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Myocardial systolic and diastolic consequences of left ventricular mechanical dyssynchrony in heart failure with normal left ventricular ejection fraction

Item Type:Article
Title:Myocardial systolic and diastolic consequences of left ventricular mechanical dyssynchrony in heart failure with normal left ventricular ejection fraction
Creators Name:Morris, D.A. and Vaz Perez, A. and Blaschke, F. and Eichstaedt, H. and Ozcelik, C. and Haverkamp, W.
Abstract:AIMS: The purpose of this study was to test the hypothesis that left ventricular (LV) mechanical dyssynchrony deteriorates the longitudinal systolic and diastolic function of the left ventricle (LV) in patients with heart failure with a normal LV ejection fraction (HFNEF). METHODS AND RESULTS: In patients with HFNEF and in a control group consisting of asymptomatic patients with LV diastolic dysfunction [LVDD], matched by age, gender, and LV ejection fraction, we assessed the global longitudinal systolic (global strain), diastolic [global early-diastolic strain rate (SRe)], and synchronous (standard deviation of time-to-peak systolic strain) function of the LV by two-dimensional speckle-tracking echocardiography using a 18-segment LV model. A total of 325 patients were included (85 with HFNEF and 240 with asymptomatic LVDD). Patients with HFNEF had a significant impairment of the longitudinal systolic and diastolic function of the LV as compared with the control group. Concerning the pathophysiological mechanisms linked to these findings, we found that HFNEF patients with asynchronous LV contractions had significantly more impaired longitudinal systolic and diastolic LV function (global strain -14.76 +/- 3.44%, global SRe 0.79 +/- 0.24 s(-1)) than patients without asynchronous LV contractions (global strain -18.57 +/- 3.10%, global SRe 1.06 +/- 0.32 s(-1); all P < 0.0001). Accordingly, in HFNEF patients with LV mechanical dyssynchrony the rates of LV longitudinal systolic and diastolic dysfunction were 64 and 70%, respectively, whereas these rates were significantly lower (19.5 and 41.3%), respectively, in patients without asynchronous LV contractions. In addition, HFNEF patients with LV mechanical dyssynchrony presented higher LV filling pressures and worse NYHA functional class than those with normal LV contractions. CONCLUSION: In patients with HFNEF, LV mechanical dyssynchrony is associated with an important impairment of the longitudinal systolic and diastolic function of the LV. Therefore, the restoration of asynchronous LV contractions could help to improve and/or correct both the systolic and the diastolic longitudinal dysfunction of the LV in HFNEF and thereby improve the symptomatology of these patients.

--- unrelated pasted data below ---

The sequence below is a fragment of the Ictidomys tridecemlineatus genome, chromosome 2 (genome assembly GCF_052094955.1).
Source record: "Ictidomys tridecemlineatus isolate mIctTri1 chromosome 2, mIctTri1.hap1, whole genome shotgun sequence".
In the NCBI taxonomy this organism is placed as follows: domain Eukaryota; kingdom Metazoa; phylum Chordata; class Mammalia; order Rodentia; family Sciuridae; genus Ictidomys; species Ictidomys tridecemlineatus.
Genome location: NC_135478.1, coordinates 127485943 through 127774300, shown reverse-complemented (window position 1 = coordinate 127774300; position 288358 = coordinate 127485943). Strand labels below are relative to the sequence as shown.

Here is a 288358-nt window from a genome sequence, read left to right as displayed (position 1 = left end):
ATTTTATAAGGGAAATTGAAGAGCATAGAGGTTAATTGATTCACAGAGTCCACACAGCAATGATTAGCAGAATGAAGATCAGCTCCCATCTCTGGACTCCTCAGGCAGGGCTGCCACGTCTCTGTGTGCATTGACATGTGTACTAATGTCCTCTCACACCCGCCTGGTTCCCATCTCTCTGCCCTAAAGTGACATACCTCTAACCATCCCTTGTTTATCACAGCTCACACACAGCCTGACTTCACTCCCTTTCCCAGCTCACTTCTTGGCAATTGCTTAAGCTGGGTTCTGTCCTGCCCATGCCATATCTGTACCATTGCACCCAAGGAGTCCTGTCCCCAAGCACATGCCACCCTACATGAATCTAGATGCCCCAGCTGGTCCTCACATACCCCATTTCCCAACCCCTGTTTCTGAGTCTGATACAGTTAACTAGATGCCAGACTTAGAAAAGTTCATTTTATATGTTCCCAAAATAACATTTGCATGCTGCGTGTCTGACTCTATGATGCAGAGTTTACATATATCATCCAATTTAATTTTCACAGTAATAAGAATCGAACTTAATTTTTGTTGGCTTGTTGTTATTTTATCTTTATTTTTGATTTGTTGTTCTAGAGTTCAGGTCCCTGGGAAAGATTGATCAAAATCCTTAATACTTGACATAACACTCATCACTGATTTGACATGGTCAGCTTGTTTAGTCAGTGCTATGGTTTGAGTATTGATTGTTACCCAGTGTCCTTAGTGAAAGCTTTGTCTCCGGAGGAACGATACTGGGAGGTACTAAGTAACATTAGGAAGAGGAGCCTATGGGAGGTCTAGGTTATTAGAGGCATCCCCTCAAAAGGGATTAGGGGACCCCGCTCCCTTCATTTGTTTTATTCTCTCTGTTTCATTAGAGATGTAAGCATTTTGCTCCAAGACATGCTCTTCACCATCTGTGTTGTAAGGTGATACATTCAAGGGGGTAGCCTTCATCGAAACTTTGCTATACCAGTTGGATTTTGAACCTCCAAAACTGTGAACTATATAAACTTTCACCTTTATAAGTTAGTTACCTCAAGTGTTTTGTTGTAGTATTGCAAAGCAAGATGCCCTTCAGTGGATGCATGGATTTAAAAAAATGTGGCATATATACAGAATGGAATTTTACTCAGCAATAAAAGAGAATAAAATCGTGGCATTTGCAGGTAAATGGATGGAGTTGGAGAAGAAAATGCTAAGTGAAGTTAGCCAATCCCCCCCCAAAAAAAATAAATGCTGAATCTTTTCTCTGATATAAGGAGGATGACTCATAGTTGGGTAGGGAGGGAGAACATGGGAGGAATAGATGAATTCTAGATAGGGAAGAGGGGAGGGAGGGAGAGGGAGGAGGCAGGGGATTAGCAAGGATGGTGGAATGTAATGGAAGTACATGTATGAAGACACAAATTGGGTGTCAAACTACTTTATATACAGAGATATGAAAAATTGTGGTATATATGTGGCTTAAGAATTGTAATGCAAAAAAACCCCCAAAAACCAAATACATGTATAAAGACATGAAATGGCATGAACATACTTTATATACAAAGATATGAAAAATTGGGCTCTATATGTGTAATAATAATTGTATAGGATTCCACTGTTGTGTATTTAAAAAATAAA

Keywords:Dyssynchrony, Systolic, Diastolic, Dysfunction, Heart Failure
Source:European Heart Journal - Cardiovascular Imaging
ISSN:2047-2404
Publisher:Oxford University Press (U.K.)
Volume:13
Number:7
Page Range:556-567
Date:July 2012
Official Publication:https://doi.org/10.1093/ehjci/jes042
PubMed:View item in PubMed

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